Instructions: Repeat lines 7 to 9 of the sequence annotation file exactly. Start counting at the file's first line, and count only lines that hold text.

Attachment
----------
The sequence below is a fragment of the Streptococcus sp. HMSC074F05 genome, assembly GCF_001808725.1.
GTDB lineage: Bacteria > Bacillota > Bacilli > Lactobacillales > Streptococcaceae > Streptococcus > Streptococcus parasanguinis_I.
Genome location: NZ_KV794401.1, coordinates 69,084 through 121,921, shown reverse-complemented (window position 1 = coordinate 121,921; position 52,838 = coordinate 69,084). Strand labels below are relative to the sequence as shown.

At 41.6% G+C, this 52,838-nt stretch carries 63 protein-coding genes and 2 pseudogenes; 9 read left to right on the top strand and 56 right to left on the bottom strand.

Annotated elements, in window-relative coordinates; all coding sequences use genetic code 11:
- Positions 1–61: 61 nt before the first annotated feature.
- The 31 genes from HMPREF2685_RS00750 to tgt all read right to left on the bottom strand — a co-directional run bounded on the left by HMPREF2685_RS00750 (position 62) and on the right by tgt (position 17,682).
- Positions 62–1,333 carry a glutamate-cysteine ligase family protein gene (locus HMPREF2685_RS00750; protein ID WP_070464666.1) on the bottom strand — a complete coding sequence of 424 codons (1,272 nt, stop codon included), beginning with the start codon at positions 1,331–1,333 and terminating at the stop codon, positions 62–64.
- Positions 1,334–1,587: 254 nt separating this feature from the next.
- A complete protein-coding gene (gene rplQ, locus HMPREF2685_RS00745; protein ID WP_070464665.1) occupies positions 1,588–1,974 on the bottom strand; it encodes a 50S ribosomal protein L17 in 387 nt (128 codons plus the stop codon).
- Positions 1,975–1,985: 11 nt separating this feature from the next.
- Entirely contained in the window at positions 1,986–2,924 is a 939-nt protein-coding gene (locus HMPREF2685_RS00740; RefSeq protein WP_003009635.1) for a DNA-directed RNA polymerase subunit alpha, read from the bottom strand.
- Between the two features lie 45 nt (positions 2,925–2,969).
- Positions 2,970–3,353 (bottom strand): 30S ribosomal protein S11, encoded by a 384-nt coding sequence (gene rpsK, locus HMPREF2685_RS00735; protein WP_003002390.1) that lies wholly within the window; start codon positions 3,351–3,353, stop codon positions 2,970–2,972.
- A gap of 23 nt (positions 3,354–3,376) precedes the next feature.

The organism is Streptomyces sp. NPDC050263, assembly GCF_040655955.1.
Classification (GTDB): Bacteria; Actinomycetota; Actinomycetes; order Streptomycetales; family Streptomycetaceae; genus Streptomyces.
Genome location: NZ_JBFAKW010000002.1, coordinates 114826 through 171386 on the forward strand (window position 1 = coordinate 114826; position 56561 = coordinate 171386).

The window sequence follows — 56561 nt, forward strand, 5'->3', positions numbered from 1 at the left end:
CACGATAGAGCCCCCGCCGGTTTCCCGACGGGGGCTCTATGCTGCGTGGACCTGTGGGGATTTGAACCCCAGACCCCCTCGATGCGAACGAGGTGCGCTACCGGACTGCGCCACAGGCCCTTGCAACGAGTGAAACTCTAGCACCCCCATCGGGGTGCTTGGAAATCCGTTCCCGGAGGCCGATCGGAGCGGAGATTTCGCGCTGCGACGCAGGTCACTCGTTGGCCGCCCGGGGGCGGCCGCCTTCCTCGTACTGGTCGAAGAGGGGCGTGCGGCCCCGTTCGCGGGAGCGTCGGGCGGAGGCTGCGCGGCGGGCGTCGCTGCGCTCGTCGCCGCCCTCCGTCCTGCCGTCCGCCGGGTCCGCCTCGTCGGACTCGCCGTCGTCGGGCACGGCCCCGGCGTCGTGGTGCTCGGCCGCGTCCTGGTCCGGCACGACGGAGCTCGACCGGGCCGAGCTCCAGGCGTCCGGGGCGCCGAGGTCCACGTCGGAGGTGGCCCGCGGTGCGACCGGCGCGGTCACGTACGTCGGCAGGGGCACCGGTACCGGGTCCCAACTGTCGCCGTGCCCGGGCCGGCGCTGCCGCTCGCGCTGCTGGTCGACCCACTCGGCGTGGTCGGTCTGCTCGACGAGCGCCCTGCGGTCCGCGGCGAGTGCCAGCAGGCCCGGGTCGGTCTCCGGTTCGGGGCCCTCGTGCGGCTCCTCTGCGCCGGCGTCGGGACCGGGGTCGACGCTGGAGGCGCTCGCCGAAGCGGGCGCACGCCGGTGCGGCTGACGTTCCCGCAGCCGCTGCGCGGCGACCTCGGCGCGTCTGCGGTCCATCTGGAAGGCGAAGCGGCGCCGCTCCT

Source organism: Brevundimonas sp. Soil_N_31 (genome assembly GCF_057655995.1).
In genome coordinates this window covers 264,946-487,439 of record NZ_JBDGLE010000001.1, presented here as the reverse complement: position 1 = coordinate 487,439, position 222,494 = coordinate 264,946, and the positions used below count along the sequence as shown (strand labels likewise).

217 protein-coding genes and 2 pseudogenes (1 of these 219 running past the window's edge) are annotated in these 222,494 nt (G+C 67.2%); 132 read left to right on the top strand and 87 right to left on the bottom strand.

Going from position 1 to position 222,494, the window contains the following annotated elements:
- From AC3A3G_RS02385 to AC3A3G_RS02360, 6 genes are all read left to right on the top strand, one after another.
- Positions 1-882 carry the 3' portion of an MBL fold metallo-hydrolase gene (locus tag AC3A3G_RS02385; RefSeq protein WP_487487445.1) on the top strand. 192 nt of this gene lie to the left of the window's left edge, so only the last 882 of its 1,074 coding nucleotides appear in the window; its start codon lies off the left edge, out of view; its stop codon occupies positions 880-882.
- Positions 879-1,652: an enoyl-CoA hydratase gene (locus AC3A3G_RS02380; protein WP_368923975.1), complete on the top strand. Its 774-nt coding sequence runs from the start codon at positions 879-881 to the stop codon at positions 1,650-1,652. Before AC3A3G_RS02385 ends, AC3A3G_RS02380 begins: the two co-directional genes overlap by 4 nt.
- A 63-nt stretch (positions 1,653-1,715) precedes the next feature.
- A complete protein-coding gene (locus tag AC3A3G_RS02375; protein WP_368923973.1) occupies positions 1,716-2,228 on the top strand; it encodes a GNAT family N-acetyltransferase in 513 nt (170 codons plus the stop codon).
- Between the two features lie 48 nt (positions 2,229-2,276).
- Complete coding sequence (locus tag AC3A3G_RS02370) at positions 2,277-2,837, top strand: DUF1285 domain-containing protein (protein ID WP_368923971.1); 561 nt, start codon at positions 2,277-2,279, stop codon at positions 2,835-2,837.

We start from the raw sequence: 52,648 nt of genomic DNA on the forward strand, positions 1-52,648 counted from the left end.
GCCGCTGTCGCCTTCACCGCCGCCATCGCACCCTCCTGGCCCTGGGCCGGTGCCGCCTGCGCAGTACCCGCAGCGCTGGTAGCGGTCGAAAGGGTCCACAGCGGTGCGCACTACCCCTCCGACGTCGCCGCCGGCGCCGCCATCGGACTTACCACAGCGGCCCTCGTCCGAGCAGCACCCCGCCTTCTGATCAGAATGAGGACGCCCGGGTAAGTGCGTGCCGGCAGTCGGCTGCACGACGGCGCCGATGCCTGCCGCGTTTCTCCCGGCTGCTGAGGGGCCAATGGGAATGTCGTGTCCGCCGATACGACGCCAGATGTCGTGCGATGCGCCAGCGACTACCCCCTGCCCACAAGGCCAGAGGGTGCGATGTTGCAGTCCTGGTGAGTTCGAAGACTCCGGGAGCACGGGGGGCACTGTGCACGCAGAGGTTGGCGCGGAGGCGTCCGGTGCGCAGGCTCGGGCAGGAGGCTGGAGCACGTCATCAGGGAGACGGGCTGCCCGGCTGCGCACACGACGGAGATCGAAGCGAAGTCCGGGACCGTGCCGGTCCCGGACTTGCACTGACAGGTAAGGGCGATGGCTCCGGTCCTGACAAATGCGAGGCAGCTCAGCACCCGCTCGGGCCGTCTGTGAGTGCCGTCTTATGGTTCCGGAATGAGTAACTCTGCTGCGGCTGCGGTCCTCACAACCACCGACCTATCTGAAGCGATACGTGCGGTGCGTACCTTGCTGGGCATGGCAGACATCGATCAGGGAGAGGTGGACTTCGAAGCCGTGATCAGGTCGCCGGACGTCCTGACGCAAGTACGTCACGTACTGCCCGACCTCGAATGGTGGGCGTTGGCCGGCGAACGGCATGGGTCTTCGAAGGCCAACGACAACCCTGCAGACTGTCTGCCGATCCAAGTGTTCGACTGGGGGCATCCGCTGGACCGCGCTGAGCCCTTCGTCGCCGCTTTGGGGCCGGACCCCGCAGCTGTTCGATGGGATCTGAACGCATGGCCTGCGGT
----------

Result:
- The 31 genes from HMPREF2685_RS00750 to tgt all read right to left on the bottom strand — a co-directional run bounded on the left by HMPREF2685_RS00750 (position 62) and on the right by tgt (position 17,682).
- Positions 62–1,333 carry a glutamate-cysteine ligase family protein gene (locus HMPREF2685_RS00750; protein ID WP_070464666.1) on the bottom strand — a complete coding sequence of 424 codons (1,272 nt, stop codon included), beginning with the start codon at positions 1,331–1,333 and terminating at the stop codon, positions 62–64.
- Positions 1,334–1,587: 254 nt separating this feature from the next.